‘The powers not delegated to the United States by the Constitution, nor prohibited by it to the States, are reserved to the States respectively, or to the people.’
-Tenth Amendment to the Constitution of the United States of America
The Tenth Amendment, which is supposed to hold weight equal to the First, Second and every other Amendment to the United States Constitution, has in the last 80 years been regarded as “a nice idea” but optional. This has resulted in usurpation of powers from the States in everything from health care to education (and everything in between).
Far from being taken seriously, the Tenth Amendment has become the red-headed stepchild of the Constitution, and has been ignored with impunity by the Federal government.
There is a movement afoot in Oklahoma, however, to rectify the situation:
Oklahomans are trying to recover some of their lost state sovereignty by House Joint Resolution 1089, introduced by State Rep. Charles Key.
The resolution’s language, in part, reads: “Whereas, the Tenth Amendment to the Constitution of the United States reads as follows: ‘The powers not delegated to the United States by the Constitution, nor prohibited by it to the States, are reserved to the States respectively, or to the people.’; and Whereas, the Tenth Amendment defines the total scope of federal power as being that specifically granted by the Constitution of the United States and no more; and whereas, the scope of power defined by the Tenth Amendment means that the federal government was created by the states specifically to be an agent of the states; and Whereas, today, in 2008, the states are demonstrably treated as agents of the federal government. … Now, therefore, be it resolved by the House of Representatives and the Senate of the 2nd session of the 51st Oklahoma Legislature: that the State of Oklahoma hereby claims sovereignty under the Tenth Amendment to the Constitution of the United States over all powers not otherwise enumerated and granted to the federal government by the Constitution of the United States. That this serve as Notice and Demand to the federal government, as our agent, to cease and desist, effective immediately, mandates that are beyond the scope of these constitutionally delegated powers.”
The measure passed overwhelmingly in the Oklahoma State House of Representatives, but was hung up in the State Senate (sound familiar?) However, Representative Charles Kay plans to re-introduce the measure when the Oklahoma State House reconvenes next year.
What would upholding the Tenth Amendment entail? Walter E. Williams writes,
Federal usurpation goes beyond anything the Constitution’s framers would have imagined. James Madison, explaining the constitution, in Federalist Paper 45, said, “The powers delegated … to the federal government are few and defined. Those which are to remain in the State governments are numerous and indefinite. The former will be exercised principally on external objects, [such] as war, peace, negotiation, and foreign commerce. … The powers reserved to the several States will extend to all the objects which, in the ordinary course of affairs, concern the lives, liberties, and properties of the people.” Thomas Jefferson emphasized that the states are not “subordinate” to the national government, but rather the two are “coordinate departments of one simple and integral whole. … The one is the domestic, the other the foreign branch of the same government.”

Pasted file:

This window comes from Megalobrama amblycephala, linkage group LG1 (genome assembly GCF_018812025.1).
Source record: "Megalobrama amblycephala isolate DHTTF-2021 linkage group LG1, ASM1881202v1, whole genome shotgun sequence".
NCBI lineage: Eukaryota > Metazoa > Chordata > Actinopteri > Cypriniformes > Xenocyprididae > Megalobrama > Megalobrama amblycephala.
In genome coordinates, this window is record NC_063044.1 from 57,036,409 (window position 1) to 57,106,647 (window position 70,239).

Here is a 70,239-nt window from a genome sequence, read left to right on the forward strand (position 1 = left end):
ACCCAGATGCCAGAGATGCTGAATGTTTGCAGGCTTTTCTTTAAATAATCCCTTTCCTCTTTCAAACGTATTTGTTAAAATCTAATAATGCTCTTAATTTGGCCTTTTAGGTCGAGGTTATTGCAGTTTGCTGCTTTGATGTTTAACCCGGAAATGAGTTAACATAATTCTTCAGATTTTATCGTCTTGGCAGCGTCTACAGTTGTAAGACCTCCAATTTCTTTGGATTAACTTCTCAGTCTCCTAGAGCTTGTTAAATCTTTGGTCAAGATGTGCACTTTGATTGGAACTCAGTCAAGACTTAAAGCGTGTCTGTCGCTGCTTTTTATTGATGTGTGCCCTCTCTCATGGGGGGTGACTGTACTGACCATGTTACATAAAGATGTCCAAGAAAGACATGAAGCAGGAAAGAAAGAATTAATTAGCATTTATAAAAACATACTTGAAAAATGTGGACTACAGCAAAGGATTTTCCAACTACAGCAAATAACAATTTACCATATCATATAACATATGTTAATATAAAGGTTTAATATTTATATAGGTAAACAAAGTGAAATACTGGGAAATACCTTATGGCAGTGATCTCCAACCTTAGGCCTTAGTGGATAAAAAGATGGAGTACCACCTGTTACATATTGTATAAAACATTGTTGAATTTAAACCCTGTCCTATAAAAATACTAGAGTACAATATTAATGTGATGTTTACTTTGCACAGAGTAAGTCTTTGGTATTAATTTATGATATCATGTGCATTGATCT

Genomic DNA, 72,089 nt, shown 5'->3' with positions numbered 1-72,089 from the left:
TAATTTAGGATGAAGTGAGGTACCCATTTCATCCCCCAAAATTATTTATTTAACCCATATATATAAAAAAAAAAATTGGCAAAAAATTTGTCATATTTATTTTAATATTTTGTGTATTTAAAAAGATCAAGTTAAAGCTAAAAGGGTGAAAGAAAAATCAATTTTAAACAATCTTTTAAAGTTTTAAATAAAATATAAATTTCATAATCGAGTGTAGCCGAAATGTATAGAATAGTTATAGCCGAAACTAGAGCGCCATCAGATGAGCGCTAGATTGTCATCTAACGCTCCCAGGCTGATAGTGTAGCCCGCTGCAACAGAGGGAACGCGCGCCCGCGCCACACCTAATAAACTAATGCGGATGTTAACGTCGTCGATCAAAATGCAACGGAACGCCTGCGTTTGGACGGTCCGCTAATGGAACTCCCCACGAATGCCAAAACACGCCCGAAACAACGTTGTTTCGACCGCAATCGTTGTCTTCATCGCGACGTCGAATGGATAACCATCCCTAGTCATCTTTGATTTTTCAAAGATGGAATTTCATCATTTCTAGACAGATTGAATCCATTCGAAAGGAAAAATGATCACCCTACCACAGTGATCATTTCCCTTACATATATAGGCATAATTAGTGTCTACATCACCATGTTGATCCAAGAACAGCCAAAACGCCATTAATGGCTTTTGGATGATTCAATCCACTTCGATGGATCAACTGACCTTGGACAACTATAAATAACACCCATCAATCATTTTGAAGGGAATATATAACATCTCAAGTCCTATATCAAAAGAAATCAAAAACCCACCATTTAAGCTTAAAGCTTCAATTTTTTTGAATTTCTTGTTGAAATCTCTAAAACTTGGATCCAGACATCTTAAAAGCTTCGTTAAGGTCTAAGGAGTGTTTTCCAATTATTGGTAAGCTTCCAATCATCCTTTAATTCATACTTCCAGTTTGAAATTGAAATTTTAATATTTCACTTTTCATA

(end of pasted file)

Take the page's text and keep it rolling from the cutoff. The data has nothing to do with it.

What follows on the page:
Of course, the eye of the needle through which the camel squeezed its head was the Fourteenth Amendment, which gave the Federal government the authority to regulate interstate commerce. All well and good; however, meaning of the term “commerce” has been twisted and manipulated to not only cover business transactions between residents of different states, but everything else under the sun:
These scholars interpret interstate commerce to mean “substantial interstate human relations” and find this consistent with the meaning of commerce at the time of the writing of the Constitution. They also argue that this expansive interpretation makes more sense for the foreign and Indian commerce clauses as one would expect Congress to be given authority to regulate non-economic relations with other nations and with Indian tribes.
This ‘liberal translation’ of the term, ‘commerce,’ of course, flies in the face of Jefferson’s writings; which is SOP for liberals, who true to their moniker often take great liberty in using the words of the Constitution as so much silly puddy to bend and shape their meaning to fit their cause d’jour. This led to the creation of FDR’s “New Deal,” which led to the notion that the government pretty much had the right to step in to any situation, for any reason, if there was any indication of interstate commerce whatsoever. While minor shifts toward state’s rights have occurred in between, the Federal Government still maintains overwhelming authority over areas of our lives in which they Constitutionally have no business to regulate.
This could be the start of a groundswell of opportunity to defeat Federal usurpation of power, and to once and for all defeat the federal imposition of liberalism and its even uglier cousin, socialism. I look forward to a Republican legislator from my home state of Minnesota to take up this mantle (I know it won’t be a democrat).